SATIRE– A bill to end the centuries-long tradition of congressmen throwing someone out of a window twice a year, titled the De-defenestration Act, is currently stuck stagnating in the House of Representatives.
Since the establishment of America’s legislative branch, every year in the spring and fall, a member of Congress is chosen to take someone off the streets and throw them out of a window, typically one at least three stories high.
The practice tends to draw great controversy around Window Throwing Time, though it’s soon forgotten the week after.
“I really don’t understand why they do it. They dragged me kicking and screaming up the steps of the capitol, and when I asked why they were doing this, they said it was for the farmers or something,” said William McCorny, who was thrown out of a window by congressmen twice. “My injuries weren’t covered by my health insurance either. And when the hospital found out I couldn’t pay, they threw me out of a window too.”
After unanimously passing in the Senate, debate has been raging in the House over whether to pass the De-defenestration Act, with people on both sides of the aisle going back and forth.
“This barbery has been going on for too long. Why did we start throwing people out of windows in the first place? And with how high glass prices are, it costs far too much to keep replacing these windows. This is unsustainable,” said Representative Madison Weatherton.
Others have challenged these and similar claims.
“We really need to take the time to think about this,” said Representative Jason McKellen. “Ours is a rich tradition started by our all-knowing, all-powerful Founding Fathers. If we can’t throw people out of windows, what are we going to throw them out of? No, I’m not being paid by Watto’s Windows.”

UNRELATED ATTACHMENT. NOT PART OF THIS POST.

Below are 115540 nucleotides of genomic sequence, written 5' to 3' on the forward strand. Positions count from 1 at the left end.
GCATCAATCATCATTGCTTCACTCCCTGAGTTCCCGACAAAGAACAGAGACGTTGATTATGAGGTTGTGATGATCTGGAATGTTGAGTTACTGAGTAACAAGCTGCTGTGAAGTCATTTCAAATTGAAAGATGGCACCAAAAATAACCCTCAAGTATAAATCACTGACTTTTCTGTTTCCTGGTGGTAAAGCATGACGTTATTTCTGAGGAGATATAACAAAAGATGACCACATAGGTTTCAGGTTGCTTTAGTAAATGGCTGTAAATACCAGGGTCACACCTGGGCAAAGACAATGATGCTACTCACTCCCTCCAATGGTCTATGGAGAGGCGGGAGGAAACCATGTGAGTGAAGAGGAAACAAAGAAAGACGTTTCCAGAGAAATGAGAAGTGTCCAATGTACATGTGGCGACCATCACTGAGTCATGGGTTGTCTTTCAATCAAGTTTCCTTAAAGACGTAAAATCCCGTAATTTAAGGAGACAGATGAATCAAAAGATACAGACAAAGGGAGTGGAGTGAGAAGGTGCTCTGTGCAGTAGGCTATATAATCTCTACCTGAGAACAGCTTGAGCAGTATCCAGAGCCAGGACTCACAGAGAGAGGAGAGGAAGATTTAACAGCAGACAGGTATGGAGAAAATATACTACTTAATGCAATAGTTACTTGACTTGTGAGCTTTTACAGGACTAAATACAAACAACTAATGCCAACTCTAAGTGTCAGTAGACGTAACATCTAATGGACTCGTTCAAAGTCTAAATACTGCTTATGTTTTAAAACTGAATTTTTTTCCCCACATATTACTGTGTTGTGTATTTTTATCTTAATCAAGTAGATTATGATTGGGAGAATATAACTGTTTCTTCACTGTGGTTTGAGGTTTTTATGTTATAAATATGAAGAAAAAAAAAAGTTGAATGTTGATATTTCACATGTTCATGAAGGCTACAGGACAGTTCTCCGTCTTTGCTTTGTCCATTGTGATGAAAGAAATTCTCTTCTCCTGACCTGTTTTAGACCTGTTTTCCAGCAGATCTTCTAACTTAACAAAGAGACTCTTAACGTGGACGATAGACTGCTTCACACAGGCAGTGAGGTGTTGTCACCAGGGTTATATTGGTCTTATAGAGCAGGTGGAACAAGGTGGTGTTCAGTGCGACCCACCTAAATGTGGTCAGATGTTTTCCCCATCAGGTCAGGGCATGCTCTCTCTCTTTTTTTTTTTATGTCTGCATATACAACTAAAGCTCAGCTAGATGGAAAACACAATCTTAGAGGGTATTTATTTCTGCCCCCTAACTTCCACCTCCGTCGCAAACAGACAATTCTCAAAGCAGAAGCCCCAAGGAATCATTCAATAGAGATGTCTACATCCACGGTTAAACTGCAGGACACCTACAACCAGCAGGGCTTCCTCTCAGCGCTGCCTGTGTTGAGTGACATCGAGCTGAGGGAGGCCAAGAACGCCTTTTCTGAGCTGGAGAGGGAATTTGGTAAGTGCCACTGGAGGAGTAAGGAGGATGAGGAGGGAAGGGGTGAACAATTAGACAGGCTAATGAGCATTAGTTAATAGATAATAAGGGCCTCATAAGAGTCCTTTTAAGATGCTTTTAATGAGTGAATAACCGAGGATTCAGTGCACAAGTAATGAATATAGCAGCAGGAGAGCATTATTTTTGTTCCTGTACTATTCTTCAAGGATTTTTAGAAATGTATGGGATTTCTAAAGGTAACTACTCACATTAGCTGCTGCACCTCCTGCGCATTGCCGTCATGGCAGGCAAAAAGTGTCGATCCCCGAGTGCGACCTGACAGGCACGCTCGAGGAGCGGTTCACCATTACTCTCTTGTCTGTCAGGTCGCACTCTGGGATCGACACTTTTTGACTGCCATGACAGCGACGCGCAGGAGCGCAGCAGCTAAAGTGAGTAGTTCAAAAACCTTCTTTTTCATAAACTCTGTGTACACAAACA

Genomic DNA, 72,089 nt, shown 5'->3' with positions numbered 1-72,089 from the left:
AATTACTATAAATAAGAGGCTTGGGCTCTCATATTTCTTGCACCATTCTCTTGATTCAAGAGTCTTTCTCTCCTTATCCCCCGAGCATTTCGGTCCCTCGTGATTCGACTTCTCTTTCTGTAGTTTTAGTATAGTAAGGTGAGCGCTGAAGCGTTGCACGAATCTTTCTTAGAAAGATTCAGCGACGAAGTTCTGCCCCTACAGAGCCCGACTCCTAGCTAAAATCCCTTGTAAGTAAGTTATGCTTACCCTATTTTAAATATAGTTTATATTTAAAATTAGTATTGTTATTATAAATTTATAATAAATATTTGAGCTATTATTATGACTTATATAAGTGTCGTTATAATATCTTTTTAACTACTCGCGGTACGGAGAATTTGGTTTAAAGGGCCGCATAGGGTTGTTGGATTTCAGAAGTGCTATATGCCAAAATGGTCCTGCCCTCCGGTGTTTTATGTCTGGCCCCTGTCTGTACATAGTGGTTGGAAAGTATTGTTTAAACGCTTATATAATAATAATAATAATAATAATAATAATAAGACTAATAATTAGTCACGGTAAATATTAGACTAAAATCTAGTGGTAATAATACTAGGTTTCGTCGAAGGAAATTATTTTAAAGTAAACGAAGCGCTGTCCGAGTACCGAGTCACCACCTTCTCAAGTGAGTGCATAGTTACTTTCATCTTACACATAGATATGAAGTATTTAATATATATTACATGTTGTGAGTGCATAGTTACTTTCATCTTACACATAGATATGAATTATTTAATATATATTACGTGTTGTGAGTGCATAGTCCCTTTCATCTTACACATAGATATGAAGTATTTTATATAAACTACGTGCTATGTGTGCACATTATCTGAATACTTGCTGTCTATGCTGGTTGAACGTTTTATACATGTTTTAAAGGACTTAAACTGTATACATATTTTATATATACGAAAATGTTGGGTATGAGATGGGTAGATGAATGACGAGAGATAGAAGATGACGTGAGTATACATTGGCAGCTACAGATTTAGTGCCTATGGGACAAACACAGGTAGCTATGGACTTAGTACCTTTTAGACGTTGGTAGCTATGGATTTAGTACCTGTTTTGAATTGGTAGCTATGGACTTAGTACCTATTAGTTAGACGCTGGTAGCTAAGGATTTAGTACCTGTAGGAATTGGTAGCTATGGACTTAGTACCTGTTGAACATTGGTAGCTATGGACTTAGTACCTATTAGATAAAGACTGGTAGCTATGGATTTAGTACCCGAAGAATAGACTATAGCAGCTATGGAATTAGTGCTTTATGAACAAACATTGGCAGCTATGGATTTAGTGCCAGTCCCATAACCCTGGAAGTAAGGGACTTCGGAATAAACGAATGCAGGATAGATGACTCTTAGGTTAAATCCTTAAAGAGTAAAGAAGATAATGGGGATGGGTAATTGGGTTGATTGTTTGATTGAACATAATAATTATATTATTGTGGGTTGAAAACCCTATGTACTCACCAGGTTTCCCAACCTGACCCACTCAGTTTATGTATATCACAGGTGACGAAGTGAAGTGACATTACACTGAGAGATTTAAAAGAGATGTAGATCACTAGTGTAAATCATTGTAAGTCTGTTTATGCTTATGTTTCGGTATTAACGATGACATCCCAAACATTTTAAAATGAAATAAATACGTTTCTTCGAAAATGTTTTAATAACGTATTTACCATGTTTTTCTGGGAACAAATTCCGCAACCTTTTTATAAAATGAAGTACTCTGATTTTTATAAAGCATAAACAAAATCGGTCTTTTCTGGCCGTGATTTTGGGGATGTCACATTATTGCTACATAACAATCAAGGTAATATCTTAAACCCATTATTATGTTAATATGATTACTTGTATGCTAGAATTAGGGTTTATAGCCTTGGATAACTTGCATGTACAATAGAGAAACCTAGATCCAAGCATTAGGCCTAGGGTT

“It’s a tough decision to make. I’m going to need to check with my staff for some empirical evidence. This is one we really need to crunch the numbers on,” said Representative Andy Blue.
“Think of the economy,” said Representative Joe Smith, who did not elaborate.
During the congressional hearings in the House over the De-defenestration Act, one congressman took a stand against the bill by throwing himself out of a window.
“I’m throwing myself out of a window to show just how important this is to me,” said Representative Richard Nates. “I’m definitely not doing it because I’m about to be caught in a horrible corruption scandal and I need to do something dramatic to divert attention from it.”
Several American businesses have also weighed in. Their opinions don’t really have anything to do with this and shouldn’t be covered, but they’re paying me to do so.
“It’s sad. It’s sad that America seems to have forgotten its roots. This country was founded on the practice of throwing people out of windows, and we need to keep this sacred practice alive,” said a company representative for Watto’s Windows. “We’re starting a new fund, the Re-defenestration Fund, in protest of the bill being passed. For the rest of the year, if you or a loved one throw someone out of a window, give us a call and we’ll replace that window at full price. Not a dollar more, guaranteed.”
“We stand with whatever the American people think is best. We know they know best, and we stand with that,” said a representative for Pepsi as he tried to subtly turn a Pepsi can to show the logo to the camera. “Can you stop moving the camera? Please, I’m trying to — would you quit it? Why do you keep moving it? This is very unprofessional of you.”